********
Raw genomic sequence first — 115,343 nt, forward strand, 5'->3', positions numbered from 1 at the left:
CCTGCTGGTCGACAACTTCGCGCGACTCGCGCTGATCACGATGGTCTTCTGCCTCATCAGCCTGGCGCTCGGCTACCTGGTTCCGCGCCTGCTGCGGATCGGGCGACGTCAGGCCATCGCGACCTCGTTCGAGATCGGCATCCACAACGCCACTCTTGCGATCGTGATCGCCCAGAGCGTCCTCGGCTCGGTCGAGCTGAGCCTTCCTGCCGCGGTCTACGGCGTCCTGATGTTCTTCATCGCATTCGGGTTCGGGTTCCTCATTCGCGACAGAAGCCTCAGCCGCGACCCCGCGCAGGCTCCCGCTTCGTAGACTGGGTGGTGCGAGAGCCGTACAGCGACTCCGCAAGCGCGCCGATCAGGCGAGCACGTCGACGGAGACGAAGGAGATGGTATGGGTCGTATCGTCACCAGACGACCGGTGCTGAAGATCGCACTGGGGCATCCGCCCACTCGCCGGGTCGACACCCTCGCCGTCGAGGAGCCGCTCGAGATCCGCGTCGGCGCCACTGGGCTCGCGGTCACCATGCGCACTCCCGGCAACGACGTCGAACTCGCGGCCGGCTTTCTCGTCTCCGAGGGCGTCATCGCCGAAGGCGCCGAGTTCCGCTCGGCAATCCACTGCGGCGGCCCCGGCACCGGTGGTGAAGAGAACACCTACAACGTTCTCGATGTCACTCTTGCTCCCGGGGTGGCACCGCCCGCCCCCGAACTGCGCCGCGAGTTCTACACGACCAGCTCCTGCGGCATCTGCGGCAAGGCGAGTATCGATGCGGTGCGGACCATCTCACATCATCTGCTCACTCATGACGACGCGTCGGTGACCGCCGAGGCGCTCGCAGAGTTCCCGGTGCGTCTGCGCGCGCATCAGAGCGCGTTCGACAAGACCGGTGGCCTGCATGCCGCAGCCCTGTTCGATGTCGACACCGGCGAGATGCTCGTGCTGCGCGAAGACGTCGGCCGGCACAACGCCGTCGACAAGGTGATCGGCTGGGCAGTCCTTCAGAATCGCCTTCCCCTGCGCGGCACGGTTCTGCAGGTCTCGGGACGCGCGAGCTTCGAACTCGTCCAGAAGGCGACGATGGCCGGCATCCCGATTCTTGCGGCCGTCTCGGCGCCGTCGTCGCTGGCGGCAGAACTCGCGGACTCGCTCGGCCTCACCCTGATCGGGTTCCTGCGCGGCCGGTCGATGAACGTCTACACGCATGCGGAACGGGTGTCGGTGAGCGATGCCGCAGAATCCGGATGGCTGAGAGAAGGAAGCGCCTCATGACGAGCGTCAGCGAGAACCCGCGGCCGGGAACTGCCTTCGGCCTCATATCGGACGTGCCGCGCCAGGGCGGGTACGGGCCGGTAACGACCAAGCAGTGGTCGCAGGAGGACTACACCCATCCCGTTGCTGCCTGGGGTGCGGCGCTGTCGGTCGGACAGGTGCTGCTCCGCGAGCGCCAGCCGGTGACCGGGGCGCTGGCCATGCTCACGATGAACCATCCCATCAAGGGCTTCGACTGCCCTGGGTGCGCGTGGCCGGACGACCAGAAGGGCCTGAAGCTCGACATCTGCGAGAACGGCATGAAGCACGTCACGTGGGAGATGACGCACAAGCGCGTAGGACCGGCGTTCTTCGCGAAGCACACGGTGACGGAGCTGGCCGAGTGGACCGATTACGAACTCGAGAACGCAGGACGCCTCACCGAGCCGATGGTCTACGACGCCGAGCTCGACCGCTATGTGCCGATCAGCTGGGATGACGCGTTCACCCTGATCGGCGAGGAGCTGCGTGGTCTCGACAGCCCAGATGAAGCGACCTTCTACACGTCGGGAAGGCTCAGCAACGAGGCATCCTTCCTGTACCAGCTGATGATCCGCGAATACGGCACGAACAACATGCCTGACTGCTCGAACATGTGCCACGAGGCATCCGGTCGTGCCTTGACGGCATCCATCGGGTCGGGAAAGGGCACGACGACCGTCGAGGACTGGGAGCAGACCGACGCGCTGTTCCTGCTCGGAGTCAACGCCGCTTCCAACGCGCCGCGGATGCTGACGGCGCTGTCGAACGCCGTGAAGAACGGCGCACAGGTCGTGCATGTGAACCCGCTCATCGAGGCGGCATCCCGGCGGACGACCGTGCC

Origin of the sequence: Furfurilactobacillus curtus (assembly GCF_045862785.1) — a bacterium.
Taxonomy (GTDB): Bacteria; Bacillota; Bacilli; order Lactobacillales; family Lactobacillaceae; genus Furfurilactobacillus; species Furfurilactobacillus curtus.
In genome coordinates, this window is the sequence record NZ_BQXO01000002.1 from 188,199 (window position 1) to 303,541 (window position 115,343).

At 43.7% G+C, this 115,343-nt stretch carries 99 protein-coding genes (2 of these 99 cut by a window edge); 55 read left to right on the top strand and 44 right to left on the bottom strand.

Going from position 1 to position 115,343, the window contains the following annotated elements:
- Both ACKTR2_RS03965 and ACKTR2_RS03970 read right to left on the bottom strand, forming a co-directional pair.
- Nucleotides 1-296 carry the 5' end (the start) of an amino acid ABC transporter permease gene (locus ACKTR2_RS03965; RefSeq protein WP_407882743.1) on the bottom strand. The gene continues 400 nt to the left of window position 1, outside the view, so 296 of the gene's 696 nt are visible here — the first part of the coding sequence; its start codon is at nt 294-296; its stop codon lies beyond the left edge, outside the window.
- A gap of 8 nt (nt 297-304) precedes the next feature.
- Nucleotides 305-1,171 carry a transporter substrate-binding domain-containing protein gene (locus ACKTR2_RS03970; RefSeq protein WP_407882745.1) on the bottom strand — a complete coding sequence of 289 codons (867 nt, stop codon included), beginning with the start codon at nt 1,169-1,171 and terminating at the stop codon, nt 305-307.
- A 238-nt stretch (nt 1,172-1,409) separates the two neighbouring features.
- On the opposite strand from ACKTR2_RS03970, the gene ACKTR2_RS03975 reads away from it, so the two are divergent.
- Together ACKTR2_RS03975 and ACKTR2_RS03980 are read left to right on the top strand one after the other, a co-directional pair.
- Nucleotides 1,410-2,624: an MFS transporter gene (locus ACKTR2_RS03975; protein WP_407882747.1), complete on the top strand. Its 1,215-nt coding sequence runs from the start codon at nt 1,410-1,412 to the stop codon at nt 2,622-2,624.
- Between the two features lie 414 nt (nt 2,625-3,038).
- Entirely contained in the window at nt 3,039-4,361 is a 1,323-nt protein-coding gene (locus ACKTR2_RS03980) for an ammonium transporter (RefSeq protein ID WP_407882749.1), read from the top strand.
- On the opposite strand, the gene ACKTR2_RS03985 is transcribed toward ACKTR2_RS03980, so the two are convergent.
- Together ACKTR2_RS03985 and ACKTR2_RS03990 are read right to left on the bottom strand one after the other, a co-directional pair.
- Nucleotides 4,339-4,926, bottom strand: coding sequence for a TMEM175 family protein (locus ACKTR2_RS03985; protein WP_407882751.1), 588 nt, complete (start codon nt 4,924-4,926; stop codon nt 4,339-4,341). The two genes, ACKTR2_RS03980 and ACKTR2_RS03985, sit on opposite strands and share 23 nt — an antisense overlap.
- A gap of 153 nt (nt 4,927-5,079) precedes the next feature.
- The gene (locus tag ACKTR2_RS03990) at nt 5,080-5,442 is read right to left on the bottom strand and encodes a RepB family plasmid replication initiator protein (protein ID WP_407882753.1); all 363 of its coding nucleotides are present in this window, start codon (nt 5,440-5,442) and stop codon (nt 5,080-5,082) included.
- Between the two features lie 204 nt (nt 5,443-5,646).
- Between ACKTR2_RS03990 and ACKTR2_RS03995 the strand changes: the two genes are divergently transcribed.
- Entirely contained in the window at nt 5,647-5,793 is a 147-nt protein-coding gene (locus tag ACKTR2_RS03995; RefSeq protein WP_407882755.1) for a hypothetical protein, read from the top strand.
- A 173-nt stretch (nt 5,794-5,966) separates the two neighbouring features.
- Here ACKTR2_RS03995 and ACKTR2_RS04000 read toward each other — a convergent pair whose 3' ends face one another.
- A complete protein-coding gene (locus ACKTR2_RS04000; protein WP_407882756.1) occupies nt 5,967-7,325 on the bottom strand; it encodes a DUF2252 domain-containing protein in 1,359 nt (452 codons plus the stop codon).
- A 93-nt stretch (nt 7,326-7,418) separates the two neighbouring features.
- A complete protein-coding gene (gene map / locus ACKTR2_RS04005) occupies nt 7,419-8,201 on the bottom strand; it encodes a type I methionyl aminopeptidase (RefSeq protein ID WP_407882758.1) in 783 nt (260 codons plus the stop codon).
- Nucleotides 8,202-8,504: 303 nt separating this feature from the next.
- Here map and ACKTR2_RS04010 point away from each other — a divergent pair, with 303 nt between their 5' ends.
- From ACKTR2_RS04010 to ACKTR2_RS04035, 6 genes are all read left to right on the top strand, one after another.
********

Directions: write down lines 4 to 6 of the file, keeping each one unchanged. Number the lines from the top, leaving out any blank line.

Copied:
Taxonomy (GTDB): Bacteria; Bacillota; Bacilli; order Lactobacillales; family Lactobacillaceae; genus Furfurilactobacillus; species Furfurilactobacillus curtus.
In genome coordinates, this window is the sequence record NZ_BQXO01000002.1 from 188,199 (window position 1) to 303,541 (window position 115,343).

At 43.7% G+C, this 115,343-nt stretch carries 99 protein-coding genes (2 of these 99 cut by a window edge); 55 read left to right on the top strand and 44 right to left on the bottom strand.